Pilgrim Flask

Bernard Palissy French

On view at The Met Fifth Avenue in Gallery 951

Bernard Palissy was a French scientist, writer, garden designer, glassblower, painter, and ceramist. A devout and outspoken Huguenot, he was imprisoned for his religious beliefs and for his role in the Protestant riots of the first of the Wars of Religion. Catherine de'Medici, the French queen, who acted as his protector, commissioned Palissy to build a private grotto for her at the garden of the Tuileries palace. This pilgrim flask belongs to the small group of ceramics, the so-called rustic ceramics, attributed with certainty to Bernard Palissy and his workshop. The pilgrim flask is decorated with the characteristic shells and snakes associated with Palissy’s rustic vessels. Clay or plaster molds were taken of snakes and shells, and then a positive clay model was made from the molds. The pilgrim flask is an unusual form for Palissy, better known for his basins, pitchers, and dishes. Like Palissy’s other rustic works, the pilgrim flask had no utilitarian function.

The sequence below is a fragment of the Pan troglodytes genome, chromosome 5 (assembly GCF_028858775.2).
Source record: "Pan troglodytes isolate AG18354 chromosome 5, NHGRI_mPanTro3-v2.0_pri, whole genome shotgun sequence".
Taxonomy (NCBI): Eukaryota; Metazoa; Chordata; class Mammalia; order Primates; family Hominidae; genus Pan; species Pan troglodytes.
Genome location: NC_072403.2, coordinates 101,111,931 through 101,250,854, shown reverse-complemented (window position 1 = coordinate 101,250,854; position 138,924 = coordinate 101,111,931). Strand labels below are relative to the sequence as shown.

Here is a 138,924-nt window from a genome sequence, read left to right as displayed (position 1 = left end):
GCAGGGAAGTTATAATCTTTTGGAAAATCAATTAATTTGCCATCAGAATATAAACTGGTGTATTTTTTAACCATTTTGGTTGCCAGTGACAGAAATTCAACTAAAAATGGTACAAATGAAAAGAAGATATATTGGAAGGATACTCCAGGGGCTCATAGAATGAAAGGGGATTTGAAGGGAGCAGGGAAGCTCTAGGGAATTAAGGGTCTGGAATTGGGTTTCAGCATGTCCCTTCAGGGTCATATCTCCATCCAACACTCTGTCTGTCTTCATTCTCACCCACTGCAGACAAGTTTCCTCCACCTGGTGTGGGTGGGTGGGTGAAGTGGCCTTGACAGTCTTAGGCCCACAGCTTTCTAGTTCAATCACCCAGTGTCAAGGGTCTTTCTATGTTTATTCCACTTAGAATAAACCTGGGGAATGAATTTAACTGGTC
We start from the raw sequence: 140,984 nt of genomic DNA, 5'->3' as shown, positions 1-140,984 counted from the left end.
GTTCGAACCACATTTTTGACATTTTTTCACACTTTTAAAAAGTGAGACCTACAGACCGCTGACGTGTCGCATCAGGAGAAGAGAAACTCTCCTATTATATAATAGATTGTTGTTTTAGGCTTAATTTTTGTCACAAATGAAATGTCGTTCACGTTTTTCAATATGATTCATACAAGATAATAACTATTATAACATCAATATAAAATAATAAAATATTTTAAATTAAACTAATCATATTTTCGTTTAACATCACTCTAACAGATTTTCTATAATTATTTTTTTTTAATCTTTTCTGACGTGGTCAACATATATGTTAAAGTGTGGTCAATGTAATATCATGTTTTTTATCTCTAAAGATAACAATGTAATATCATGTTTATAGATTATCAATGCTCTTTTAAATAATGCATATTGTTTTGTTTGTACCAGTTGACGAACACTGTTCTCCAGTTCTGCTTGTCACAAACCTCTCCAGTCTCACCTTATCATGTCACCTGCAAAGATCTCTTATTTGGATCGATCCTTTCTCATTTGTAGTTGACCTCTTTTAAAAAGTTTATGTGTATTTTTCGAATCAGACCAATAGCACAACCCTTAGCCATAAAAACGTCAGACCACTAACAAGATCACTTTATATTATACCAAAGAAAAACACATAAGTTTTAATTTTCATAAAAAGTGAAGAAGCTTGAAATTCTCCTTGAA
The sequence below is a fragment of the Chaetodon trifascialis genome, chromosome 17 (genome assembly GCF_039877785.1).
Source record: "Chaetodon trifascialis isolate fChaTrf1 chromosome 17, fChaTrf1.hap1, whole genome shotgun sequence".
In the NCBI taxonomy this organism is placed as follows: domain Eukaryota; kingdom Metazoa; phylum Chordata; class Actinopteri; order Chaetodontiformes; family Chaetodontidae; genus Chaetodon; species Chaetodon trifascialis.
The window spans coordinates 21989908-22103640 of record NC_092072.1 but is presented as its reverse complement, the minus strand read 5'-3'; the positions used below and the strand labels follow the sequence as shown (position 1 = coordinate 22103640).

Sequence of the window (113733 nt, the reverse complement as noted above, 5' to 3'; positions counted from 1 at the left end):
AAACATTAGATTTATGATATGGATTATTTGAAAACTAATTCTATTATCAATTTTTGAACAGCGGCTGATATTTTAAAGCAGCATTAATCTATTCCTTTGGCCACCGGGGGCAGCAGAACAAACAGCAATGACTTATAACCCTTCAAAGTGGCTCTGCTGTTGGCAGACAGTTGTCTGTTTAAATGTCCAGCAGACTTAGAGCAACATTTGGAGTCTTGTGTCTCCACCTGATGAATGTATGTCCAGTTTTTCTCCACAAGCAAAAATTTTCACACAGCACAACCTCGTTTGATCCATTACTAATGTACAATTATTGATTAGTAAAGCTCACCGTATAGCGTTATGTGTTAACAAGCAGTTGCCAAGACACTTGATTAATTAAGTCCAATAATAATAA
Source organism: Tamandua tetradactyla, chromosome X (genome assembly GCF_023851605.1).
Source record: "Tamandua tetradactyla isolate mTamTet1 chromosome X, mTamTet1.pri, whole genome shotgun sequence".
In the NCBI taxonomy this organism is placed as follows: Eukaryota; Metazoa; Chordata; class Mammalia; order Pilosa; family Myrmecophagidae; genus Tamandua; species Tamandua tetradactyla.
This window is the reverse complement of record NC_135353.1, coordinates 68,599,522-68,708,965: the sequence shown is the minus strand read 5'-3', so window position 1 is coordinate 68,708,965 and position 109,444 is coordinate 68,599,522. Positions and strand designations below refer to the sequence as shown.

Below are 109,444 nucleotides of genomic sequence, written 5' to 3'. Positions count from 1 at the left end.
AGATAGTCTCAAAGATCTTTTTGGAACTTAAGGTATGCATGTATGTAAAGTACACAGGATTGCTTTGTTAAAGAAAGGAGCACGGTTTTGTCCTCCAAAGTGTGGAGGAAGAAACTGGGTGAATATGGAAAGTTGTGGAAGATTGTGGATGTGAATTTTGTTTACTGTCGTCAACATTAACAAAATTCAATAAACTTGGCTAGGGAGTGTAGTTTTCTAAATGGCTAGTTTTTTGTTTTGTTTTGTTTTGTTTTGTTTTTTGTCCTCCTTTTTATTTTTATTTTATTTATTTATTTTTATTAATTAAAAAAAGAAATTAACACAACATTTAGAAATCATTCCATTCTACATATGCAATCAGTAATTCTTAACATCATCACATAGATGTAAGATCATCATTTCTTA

Pilgrim Flask, Bernard Palissy (French, Agen, Lot-et-Garonne 1510–1590 Paris) and workshop, Earthenware with colorless and transparent or opaque pigmented green, purple, blue, yellow, red-brown, and black lead glazes.

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